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Sea Education Association | SEA Currents

SEA Currents: Sep 2014


Sep

30

Renee Halloran, SUNY ESF & Maya Knight, University of the Redlands
The Global Ocean

Here begins a ripping good tale! It starts with 21 students, 11 crew, and one tall ship docked in beautiful Port Vell, Barcelona. We arrived yesterday between 1400 and 1600 to meet the crew and settle into our bunks.cozy. At 1608 we assembled at the aft of Mama Cramer for crew introductions and orientation from Captain Elliot. Remember to always take care of your feet!


Monica Chow, C Watch, Middlebury College
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Today marked our first official arrival via sail!  Exciting times were had for all this morning as the students, faculty, and staff congregated on deck to participate in docking the Seamans at Samoa.  Finally, the vomit-ridden night had passed, students were beginning to grow their sea legs, and a beautiful rainbow greeted us as we sailed into port.

As with any arrival to a new territory, we had to go through customs and wait to be approved before we were able to get off the ship.


Mary Malloy, Ph.D., Professor of Maritime Studies

The Global Ocean, SEA Semester class C-255 begins!
We now have a full company onboard the Corwith Cramer in Barcelona, with 21 students familiarizing themselves with their new home.  All are well and excited to begin the first “Global Ocean” program.

We will stay in Barcelona to work on research projects in the port for the next three days.  We will depart on Saturday morning, bound for Mallorca, through the Straits of Gibraltar, Madeira and the Canary Islands, with science all along the way and lots of activities in our ports of call.


Colin Froines, B Watch, Carleton College
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This morning was spent doing safety drills, including MOB (Man Over-Board), fire, and abandon ship. While many of us were getting over some jet-lag, the crowd seemed genuinely excited to use the fire hoses and don our safety immersion suits. To paint a better picture of the safety suits imagine a thick red neoprene jumpsuit which transforms all body types into a Gumby-like figure. Luckily, our struggling to fit into these costumes coincided with a local Samoan church service, so we were provided background music which seemed to match our morning tone——joyous.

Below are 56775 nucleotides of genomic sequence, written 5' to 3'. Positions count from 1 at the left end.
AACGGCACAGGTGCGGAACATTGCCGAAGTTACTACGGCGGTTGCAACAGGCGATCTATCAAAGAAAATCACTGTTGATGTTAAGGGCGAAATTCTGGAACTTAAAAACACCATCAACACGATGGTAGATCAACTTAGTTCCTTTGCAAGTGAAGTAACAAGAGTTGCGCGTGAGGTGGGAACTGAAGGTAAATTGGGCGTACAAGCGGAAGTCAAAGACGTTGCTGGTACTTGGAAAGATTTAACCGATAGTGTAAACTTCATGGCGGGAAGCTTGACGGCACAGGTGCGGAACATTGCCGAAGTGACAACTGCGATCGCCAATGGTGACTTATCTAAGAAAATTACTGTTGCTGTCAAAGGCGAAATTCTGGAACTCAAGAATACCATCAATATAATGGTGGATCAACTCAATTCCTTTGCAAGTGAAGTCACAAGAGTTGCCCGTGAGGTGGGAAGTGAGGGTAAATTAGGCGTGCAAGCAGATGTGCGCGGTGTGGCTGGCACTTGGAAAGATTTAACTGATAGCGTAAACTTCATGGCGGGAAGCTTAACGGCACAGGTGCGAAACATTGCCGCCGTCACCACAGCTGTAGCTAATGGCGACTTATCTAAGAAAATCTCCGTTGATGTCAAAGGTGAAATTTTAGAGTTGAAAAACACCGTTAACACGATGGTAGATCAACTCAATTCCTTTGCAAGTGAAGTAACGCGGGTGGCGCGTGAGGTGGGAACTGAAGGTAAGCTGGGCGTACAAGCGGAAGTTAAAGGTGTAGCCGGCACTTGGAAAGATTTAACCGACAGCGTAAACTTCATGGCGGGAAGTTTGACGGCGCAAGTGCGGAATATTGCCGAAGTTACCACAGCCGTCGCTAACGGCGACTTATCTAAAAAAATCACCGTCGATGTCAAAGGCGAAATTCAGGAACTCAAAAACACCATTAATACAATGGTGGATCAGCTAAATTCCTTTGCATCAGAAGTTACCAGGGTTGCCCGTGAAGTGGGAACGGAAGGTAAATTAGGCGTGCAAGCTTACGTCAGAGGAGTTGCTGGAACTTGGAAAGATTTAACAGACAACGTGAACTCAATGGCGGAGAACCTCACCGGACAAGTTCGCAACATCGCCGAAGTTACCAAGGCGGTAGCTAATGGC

Sep

27

Mara Scallon, C Watch, Northeastern University
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Today was our first full day aboard the Robert C. Seamans and all of us were excited, though some were grumbling through the 0600 wakeup this morning.

To begin the day, we walked over to the Hokulea boat and spoke with the crew of the vessel. The boat is a modern-day version of traditional Polynesian navigation canoes used to explore Pacific Islands.


Jason Quilter, Captain

Greetings to all of our blog readers! All S-255 students & their luggage have safely arrived aboard the Robert C. Seamans. Stay tuned for further blog updates after we all settle in and get underway.

 


S-255, Sustainability in Polynesia Island Cultures & Ecosystems, will depart Pago Pago, American Samoa tomorrow. The SSV Robert C. Seamans will tentatively make port stops in Samoa, Wallis & Futuna and Fiji, before their voyage ends in Auckland, New Zealand, around November 7th. A second shore component in New Zealand rounds out the program, ending on November 17th.


The Global Ocean

The first SEA Semester: The Global Ocean, will get underway when C-255 sets sail on Monday, September 29th. The SSV Corwith Cramer will depart Barcelona, Spain with tentative port stops in Mallorca, Cádiz, and Madeira. C-255 will end their voyage around November 8th, in Las Palmas de Gran Canaria.